“Faculty comes first,” he said.Belko also said that Bense said student money from tuition increases would go towards the issue of compression and inversion.“This all affects the students and the quality of education,” he said.The next collective bargaining meeting between UFF and UWF representatives will be held Jan. 26 at 8 a.m. in Building 20W, room 156A.Jon Short
Web Editor 

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UWF and PSC receives grant to fund scholarship program

Pensacola philanthropists Quint and Rishy Studer gave the University of West Florida and Pensacola State College a $1 million gift on
Jan. 9 to fund the Pensacola Pledge Scholar Program, which awards scholarships to high school seniors graduating from the city of Pensacola.

“The Pensacola Pledge Scholar Program is designed to provide incentive for City of Pensacola graduating high school seniors to remain in our community and attend either UWF or PSC for post-secondary education,” said Kyle Marrero, vice president of University Advancement. “Graduating seniors from Escambia County Public Schools who reside within the Pensacola city limits are eligible for the scholarships.”

The students who are selected will receive $2,000 per academic year when they attend UWF and $1,200 per academic year when they attend PSC, Marrero said.

Zach Smith, 21, a junior criminal justice major at UWF sees this as an opportunity for UWF.

“I think it’s a good thing because it will help the school continue to grow,” Smith said.

Pensacola locals are also reacting positively to this new scholarship, such as Demetrice Singleton, 18, a freshman psychology major at UWF.

“I think it’s excellent because there are a lot of underprivileged kids in Pensacola and its giving those kids more of a chance go to college,” Singleton said. “It’s financially disappointing for me that it came out now, but it’s great my younger brothers and sisters and the kids I grew up with are now able to get this.”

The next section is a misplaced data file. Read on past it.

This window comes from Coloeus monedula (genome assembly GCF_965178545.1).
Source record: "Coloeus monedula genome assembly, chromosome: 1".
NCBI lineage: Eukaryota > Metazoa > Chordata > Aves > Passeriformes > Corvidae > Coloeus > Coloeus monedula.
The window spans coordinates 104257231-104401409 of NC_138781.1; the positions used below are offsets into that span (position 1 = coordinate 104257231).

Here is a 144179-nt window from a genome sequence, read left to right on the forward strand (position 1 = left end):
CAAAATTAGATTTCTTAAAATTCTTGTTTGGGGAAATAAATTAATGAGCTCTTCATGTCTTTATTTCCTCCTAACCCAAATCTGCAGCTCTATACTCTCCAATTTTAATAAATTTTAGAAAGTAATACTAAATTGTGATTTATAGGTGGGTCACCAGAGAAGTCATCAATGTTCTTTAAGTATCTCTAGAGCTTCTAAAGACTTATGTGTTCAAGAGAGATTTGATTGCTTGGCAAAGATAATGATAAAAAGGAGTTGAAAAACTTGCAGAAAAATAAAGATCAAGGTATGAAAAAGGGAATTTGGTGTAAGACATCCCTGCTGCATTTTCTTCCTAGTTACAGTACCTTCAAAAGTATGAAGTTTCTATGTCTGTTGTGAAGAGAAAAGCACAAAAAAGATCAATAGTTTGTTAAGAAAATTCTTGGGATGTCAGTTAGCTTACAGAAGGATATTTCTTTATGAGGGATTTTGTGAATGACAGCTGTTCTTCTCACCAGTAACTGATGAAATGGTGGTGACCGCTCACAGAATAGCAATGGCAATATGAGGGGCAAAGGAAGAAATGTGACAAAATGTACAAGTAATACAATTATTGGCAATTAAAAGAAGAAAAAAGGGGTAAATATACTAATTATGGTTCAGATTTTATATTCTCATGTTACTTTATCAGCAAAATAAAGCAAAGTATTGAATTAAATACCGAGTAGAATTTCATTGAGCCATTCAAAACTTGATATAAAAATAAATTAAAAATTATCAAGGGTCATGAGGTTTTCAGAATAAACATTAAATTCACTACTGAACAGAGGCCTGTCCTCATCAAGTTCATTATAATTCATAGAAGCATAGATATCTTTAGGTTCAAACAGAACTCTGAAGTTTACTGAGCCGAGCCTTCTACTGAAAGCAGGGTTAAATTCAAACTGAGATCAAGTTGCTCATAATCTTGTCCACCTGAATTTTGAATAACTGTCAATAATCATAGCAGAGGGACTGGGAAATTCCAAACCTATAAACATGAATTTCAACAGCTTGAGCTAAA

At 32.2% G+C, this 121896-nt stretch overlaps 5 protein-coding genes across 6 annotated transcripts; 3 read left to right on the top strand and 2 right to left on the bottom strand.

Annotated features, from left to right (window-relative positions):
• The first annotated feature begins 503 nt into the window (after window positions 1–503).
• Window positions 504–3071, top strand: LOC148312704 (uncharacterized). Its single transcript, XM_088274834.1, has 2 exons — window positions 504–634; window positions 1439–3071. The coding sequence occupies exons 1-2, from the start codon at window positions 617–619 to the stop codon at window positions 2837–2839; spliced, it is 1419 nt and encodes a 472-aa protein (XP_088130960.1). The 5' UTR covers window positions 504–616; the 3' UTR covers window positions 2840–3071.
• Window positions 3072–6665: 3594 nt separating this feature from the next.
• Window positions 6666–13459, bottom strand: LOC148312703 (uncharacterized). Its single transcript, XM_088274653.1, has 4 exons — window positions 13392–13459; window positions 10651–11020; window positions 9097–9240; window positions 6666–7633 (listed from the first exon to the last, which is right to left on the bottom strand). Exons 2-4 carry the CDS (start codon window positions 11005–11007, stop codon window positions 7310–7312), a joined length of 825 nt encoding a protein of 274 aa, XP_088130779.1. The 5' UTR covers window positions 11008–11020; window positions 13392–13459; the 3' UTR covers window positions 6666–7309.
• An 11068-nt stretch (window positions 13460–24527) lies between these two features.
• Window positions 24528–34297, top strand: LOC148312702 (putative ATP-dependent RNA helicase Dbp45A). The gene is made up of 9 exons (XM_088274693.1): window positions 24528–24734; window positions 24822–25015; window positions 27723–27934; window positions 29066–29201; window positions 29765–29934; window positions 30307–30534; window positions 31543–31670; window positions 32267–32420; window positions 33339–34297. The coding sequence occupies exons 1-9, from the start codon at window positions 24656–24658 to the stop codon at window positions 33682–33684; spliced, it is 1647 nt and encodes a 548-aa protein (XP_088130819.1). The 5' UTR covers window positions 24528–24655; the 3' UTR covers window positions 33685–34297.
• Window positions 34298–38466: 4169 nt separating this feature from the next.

While some view this scholarship to be a great incentive to attend a local college, students such as Kayla Stevens, 19, a freshman pre-nursing major, don’t agree.

“I think it isn’t fair,” Stevens said. “If you want the full college experience, you need to get away to gain that independency. I understand that students are tempted to take this opportunity because of financial reasons, but I would recommend going away. I had been offered an academic scholarship to the University of North Florida, which is close to my hometown, but I didn’t take it because I wanted the full college experience. You just get an independency you don’t have when you’re home.”

Marrero said that students must meet minimum acceptance requirements, apply and be accepted to either UWF or PSC, complete the Pensacola Pledge Scholars application, provide two letters of recommendation and write a 500-word essay on “what being a City of Pensacola resident means to me.”

“The scholarships are not ‘need-based’ and may be awarded in addition to other student financial aid, such as Bright Futures, Pell Grants or other aid,” Marrero said.

Applications are available now, and the first awards will be given for Fall 2012.

For more information on this and minimum acceptance requirements, visit the website at www.uwf.edu/pensacolapledge.

 Katherine Cordero
Contributing Writer 

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SGA emergency election to proceed despite disqualifications

Dong Pyon and Diego Santiago, candidates for president and vice president respectively in the emergency SGA election, were disqualified this week after the SGA election commission received complaints of early campaigning.

The election will proceed as scheduled with online and on-campus voting beginning at 8:00 a.m. Monday, Sept. 26.

SGA President Josh Finley and Vice President Cora Merritt will be running unopposed in the election.

The only contested position will be for SGA Finance Chair, with students able to vote for either current Finance Chair Keldrick Averhart or Michael Adams.

The SGA Supreme Court upheld the election commission’s disqualification this week in an appeal case filed by Pyon and Santiago.

The court found credible evidence that Santiago’s one-time wearing of the previous SGA election’s campaign shirt over the summer constituted an election statute violation for early campaigning and was legitimate grounds for disqualification.

The complaint to the election commission against Pyon and Santiago was filed by Finley.

The Voyager will have more in depth coverage of this story soon.

From staff reports